The year was 1979 when Britain saw the initial birth of the BLK Art Group. Formed in Wolverhampton and originally coined the Pan-Afrikan Connection, the BLK Art Group was the UK’s counterpart to radical black projects occurring in the United States. Inspired by America’s Black Arts Movement (BAM), which was part of the larger Black Power Movement, the BLK Art Group similarly wanted to empower and encourage a black voice and resources within Britain. Running for about five years the group’s emergence came at a critical time globally and within British politics.
In the 1970s through to the 1980s, the British economy was on the decline. Meanwhile more and more educated young black people were graduating from school. Unemployment was high, institutions like the police and army were still innately racist and there was still an extreme level of neo-Fascist activity running through society.
Wolverhampton, based in the West Midlands, was a heavily industrial area populated by employees and factory workers from the Caribbean. This influx of immigrants brought into the country to work led to a large Afro-Caribbean community settling in Britain as their new home. The diaspora raised its second-generation who grew into the men and women that would later fuel the BLK Art Group.
As the UK’s manufacturing industries were ailing, unemployment, anger and rebellion was on the rise. Retrospectively nowhere was better or provided more fertile breeding ground for a revolution than the Midlands with its dense population of immigrants and disenfranchised groups.
Its members were young artists seeking to form a bold identity and challenge the ideas of culture, blackness and race-relations within the United Kingdom at a time when many rights were still out of reach and racism was common. Art was the medium with which to vocalize and express the concerns, philosophy and anger felt by many.
Their aim was to raise the profile of black artists and the Afro-Caribbean community through a series of sculptures, paintings and exhibitions. It was also an eye-opener for contemporary white artists as this political movement encouraged conversations on art reflecting culture and the state of how mainstream art did not include the experiences of the black population.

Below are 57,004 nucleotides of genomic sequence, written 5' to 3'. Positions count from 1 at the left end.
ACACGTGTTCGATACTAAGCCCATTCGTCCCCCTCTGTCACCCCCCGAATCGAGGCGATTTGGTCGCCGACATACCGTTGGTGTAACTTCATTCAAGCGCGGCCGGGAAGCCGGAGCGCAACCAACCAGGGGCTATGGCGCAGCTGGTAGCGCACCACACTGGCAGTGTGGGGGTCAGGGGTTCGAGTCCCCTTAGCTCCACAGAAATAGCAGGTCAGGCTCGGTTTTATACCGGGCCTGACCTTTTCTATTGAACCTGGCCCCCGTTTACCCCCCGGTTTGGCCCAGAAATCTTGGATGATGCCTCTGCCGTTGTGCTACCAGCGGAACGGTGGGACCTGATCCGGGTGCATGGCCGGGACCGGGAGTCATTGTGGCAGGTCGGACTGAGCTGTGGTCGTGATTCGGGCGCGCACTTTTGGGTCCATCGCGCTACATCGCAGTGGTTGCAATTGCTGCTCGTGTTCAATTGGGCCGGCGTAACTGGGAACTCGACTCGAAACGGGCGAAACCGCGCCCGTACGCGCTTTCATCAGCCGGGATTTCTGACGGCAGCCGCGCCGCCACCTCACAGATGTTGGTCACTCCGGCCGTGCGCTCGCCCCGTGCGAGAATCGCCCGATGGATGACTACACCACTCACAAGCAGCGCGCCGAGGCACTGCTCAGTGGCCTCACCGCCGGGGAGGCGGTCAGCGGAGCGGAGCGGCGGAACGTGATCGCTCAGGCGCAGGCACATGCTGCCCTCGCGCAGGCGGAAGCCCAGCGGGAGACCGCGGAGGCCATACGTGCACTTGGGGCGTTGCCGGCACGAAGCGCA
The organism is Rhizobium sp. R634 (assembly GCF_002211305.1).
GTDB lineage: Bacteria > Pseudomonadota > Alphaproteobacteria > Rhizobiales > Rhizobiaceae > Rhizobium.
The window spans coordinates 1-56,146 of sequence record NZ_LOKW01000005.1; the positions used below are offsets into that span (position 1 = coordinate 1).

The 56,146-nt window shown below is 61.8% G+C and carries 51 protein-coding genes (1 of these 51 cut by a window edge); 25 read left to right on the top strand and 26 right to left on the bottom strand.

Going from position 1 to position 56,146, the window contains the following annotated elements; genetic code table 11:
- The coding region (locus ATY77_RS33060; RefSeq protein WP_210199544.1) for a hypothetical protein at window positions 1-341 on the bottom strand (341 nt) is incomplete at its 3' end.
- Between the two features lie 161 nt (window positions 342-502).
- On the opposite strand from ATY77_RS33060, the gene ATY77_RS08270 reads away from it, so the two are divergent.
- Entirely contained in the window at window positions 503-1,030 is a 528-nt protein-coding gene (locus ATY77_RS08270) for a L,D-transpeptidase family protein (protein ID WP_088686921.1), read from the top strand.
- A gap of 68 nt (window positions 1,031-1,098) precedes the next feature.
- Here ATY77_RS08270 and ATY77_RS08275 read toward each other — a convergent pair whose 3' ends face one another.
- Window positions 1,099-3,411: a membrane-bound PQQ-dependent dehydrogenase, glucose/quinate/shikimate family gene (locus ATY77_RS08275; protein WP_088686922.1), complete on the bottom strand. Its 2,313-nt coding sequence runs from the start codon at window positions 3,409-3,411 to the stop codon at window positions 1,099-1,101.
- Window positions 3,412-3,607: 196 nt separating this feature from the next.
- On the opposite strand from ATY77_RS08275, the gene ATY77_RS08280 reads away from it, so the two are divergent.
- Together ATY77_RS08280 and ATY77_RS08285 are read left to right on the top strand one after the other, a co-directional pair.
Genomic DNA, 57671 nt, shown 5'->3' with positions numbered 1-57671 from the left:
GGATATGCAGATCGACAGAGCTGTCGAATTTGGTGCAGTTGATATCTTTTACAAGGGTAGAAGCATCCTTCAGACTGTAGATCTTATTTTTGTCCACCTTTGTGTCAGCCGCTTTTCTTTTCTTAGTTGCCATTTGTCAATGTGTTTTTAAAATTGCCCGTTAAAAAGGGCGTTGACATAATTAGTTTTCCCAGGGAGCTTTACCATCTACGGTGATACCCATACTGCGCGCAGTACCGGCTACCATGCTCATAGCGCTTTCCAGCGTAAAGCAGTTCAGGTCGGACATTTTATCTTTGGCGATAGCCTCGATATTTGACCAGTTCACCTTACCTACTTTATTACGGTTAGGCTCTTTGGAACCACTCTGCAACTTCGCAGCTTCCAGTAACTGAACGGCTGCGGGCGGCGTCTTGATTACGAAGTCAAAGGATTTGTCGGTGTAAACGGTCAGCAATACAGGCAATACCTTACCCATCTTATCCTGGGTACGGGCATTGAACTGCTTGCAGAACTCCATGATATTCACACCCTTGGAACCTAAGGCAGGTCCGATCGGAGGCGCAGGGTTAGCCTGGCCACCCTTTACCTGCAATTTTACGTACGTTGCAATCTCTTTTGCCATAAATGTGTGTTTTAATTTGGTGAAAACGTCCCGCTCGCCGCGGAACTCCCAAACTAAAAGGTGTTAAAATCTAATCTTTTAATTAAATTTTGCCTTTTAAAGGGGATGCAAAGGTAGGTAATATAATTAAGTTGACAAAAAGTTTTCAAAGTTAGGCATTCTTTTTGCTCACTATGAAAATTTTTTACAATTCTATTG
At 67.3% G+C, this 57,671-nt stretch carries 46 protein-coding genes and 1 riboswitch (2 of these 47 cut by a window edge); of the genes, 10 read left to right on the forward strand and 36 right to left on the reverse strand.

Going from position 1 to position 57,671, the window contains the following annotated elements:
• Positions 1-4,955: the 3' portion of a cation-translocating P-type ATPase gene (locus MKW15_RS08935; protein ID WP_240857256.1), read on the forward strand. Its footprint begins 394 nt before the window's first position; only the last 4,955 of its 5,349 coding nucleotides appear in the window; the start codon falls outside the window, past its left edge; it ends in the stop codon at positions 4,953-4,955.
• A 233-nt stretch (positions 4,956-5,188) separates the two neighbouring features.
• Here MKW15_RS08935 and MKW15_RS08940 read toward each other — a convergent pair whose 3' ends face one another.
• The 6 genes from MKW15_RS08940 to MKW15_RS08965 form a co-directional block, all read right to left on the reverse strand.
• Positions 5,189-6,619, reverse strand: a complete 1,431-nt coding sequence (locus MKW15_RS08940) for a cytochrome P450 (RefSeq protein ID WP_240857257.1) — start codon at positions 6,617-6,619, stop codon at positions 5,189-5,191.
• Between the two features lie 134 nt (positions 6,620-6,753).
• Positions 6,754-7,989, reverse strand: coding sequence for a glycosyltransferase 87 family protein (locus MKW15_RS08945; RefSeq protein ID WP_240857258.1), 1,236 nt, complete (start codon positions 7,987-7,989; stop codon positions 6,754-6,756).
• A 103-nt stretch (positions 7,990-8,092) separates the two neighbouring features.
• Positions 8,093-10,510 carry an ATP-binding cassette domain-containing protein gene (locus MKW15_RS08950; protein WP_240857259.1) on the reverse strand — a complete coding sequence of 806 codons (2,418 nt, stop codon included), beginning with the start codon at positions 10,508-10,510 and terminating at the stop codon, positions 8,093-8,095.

Their lateral and free-thinking ideology traced modern Britain to its colonial roots as well as catching inspiration from the American Civil Rights Movement, South Africa’s struggle with apartheid and the different difficult positions of social unrest rippling through the country.
In 1983 the group organized the First National Black Art Convention at the Polytechnic in Wolverhampton where many of its members studied. This included Claudette Johnson who joined the group about a year earlier. Johnson brought a feminist approach to the collective through her large-scale drawings of black women. Her powerful imagery is rooted in an African heritage; sensual, colorful and demanding viewer’s attention.
In addition to the array of art shows, the legacy of the movement included creating shared social spaces for which the growing number of collaborators could use. This proved a difficult struggle that the group overcame eventually through grit and determination and thus became one of their most underrated achievements.
There were several members but notable contributors of the group included Donald Rodney, Marlene Smith, and Eddie Chambers who we will look at more detail below.
As one of the most known figures of the BLK Art Group, Donald Rodney used a highly personalized approach in his work. Born into a large Jamaican family – Rodney was the last of twelve children – he honed his skill in his late teens after several trips to the hospital. Suffering from sickle-cell anaemia, Rodney often fell ill and had a lot of time waiting and filled many sketchbooks with his work.
This led to enrolling in the early 1980s into Trent Polytechnic where he met Keith Piper, another important member of the BLK Art Group. There Rodney was inspired to produce what would become his personal style. His disease became more and more enshrined as a metaphor for black suffering and emasculation. For example in House of my Father Rodney produced a delicate palm-sized house, made from his own skin and held together by one pin. The structure is balanced on his hand and painfully demonstrates the beauty and delicate nature of humanity and in this case contemporary black experience.
In his exhibition Trophies of the Empire he explores the history of colonialism, the empire and the legacy of the slave trade. Within the collection one piece entitled Trophies stands out. On the surface it is a typical cabinet display of trophies, gold and silver, in a line. However on closer inspection the engravings beneath them reveal lines like “Black people are second class citizens”, “Black men are always on the defensive” or Black people have small IQs”.